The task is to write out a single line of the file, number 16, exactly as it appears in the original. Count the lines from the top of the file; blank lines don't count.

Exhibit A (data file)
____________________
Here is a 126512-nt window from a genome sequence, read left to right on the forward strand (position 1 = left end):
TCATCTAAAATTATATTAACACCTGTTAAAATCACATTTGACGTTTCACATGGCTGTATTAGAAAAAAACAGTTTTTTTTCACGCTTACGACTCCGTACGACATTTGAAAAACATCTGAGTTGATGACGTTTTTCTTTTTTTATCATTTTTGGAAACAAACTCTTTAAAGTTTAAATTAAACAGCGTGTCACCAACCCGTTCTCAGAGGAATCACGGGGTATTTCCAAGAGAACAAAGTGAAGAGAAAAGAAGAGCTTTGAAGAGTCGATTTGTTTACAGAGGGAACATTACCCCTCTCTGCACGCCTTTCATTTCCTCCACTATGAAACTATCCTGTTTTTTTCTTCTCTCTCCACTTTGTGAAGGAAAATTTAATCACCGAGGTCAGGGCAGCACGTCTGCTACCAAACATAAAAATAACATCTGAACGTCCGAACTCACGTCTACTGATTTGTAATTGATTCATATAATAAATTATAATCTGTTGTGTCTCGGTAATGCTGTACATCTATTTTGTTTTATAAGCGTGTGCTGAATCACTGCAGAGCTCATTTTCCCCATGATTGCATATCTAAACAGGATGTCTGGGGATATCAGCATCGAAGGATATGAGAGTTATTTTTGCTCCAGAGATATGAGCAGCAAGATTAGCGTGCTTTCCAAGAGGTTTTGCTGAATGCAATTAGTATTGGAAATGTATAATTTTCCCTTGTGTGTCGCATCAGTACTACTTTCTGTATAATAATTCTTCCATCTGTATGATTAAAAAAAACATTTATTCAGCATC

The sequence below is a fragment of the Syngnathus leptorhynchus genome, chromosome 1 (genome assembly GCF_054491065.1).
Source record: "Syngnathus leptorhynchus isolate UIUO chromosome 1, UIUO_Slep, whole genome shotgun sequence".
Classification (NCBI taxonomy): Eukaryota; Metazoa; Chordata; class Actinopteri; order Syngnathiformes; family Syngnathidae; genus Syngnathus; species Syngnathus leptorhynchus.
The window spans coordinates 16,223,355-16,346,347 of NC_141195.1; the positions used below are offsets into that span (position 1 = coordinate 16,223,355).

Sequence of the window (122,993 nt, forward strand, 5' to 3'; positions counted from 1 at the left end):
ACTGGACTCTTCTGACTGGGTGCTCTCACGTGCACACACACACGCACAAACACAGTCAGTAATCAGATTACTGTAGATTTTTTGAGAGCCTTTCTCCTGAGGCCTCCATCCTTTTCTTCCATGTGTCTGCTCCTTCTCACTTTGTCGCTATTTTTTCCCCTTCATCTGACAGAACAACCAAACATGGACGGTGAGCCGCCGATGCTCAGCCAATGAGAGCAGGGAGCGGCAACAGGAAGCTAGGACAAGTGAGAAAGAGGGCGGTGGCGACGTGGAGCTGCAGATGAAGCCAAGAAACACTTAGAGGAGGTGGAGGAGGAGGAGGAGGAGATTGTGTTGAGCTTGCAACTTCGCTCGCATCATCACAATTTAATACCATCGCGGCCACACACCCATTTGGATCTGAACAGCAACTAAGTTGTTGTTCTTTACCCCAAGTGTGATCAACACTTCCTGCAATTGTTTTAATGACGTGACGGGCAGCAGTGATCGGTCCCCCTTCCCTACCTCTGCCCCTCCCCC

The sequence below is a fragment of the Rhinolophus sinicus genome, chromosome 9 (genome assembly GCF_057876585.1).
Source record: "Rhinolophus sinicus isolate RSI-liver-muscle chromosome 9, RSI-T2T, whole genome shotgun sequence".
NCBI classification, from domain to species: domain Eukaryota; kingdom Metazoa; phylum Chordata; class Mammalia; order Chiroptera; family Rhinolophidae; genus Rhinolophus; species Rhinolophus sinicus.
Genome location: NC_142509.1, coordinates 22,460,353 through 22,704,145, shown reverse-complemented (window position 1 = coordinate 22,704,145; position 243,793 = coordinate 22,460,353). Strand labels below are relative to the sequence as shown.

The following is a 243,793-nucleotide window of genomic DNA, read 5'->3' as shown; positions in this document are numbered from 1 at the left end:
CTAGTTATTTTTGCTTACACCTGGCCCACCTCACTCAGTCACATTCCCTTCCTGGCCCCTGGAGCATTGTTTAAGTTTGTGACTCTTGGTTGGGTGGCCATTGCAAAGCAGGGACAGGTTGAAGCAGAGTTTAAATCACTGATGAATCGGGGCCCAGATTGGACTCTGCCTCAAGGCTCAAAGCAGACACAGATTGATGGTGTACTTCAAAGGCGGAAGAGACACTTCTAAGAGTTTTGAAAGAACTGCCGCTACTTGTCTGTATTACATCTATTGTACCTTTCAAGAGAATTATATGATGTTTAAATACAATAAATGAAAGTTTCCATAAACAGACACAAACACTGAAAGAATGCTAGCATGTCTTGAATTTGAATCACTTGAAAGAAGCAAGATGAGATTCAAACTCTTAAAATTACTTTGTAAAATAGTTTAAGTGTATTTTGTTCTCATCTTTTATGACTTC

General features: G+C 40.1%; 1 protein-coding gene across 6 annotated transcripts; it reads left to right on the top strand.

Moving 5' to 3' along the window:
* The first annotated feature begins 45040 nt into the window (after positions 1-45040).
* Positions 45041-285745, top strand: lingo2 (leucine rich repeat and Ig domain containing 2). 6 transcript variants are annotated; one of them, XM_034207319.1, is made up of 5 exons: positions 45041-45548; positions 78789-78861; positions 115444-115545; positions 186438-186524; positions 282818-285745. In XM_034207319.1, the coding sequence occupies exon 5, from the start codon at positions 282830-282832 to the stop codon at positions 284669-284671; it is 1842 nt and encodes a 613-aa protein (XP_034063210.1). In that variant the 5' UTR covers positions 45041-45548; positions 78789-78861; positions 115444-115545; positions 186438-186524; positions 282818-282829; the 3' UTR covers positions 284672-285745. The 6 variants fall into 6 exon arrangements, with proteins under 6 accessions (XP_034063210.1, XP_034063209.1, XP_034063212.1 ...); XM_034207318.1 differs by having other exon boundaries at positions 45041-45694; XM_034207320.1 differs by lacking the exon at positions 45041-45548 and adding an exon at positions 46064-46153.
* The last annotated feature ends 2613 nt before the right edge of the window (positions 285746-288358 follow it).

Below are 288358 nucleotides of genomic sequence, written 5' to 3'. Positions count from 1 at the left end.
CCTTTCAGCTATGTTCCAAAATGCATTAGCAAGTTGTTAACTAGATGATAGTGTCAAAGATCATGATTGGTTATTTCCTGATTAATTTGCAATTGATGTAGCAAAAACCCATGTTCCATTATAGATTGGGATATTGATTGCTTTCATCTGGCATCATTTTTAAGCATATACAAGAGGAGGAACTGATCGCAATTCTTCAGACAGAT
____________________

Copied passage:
Moving 5' to 3' along the window: